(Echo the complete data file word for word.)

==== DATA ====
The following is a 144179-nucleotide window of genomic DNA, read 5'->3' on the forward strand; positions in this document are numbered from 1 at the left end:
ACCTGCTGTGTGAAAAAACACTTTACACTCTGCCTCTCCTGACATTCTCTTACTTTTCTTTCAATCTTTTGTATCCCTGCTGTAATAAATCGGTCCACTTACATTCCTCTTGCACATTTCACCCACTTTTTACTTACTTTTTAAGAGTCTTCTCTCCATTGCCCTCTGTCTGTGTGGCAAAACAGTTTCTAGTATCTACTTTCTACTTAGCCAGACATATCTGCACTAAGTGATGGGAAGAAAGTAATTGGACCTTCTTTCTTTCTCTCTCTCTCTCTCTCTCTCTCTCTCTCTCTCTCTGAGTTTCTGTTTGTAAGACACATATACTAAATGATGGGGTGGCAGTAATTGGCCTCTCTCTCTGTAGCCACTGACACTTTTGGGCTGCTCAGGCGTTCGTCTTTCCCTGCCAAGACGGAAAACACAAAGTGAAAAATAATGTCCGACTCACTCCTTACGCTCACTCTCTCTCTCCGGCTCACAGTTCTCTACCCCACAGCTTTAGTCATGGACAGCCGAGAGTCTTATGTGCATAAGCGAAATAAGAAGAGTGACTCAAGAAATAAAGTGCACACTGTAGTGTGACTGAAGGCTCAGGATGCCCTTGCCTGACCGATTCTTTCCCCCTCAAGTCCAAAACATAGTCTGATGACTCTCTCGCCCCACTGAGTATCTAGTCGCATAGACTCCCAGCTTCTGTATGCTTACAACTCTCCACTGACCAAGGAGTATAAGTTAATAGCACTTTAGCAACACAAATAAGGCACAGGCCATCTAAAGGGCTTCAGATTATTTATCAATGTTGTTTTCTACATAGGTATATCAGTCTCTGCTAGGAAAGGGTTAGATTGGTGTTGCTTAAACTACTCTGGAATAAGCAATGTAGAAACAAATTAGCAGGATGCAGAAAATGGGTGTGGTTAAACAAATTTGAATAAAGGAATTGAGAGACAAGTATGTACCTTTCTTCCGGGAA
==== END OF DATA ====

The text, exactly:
The following is a 144179-nucleotide window of genomic DNA, read 5'->3' on the forward strand; positions in this document are numbered from 1 at the left end:
ACCTGCTGTGTGAAAAAACACTTTACACTCTGCCTCTCCTGACATTCTCTTACTTTTCTTTCAATCTTTTGTATCCCTGCTGTAATAAATCGGTCCACTTACATTCCTCTTGCACATTTCACCCACTTTTTACTTACTTTTTAAGAGTCTTCTCTCCATTGCCCTCTGTCTGTGTGGCAAAACAGTTTCTAGTATCTACTTTCTACTTAGCCAGACATATCTGCACTAAGTGATGGGAAGAAAGTAATTGGACCTTCTTTCTTTCTCTCTCTCTCTCTCTCTCTCTCTCTCTCTCTCTCTGAGTTTCTGTTTGTAAGACACATATACTAAATGATGGGGTGGCAGTAATTGGCCTCTCTCTCTGTAGCCACTGACACTTTTGGGCTGCTCAGGCGTTCGTCTTTCCCTGCCAAGACGGAAAACACAAAGTGAAAAATAATGTCCGACTCACTCCTTACGCTCACTCTCTCTCTCCGGCTCACAGTTCTCTACCCCACAGCTTTAGTCATGGACAGCCGAGAGTCTTATGTGCATAAGCGAAATAAGAAGAGTGACTCAAGAAATAAAGTGCACACTGTAGTGTGACTGAAGGCTCAGGATGCCCTTGCCTGACCGATTCTTTCCCCCTCAAGTCCAAAACATAGTCTGATGACTCTCTCGCCCCACTGAGTATCTAGTCGCATAGACTCCCAGCTTCTGTATGCTTACAACTCTCCACTGACCAAGGAGTATAAGTTAATAGCACTTTAGCAACACAAATAAGGCACAGGCCATCTAAAGGGCTTCAGATTATTTATCAATGTTGTTTTCTACATAGGTATATCAGTCTCTGCTAGGAAAGGGTTAGATTGGTGTTGCTTAAACTACTCTGGAATAAGCAATGTAGAAACAAATTAGCAGGATGCAGAAAATGGGTGTGGTTAAACAAATTTGAATAAAGGAATTGAGAGACAAGTATGTACCTTTCTTCCGGGAA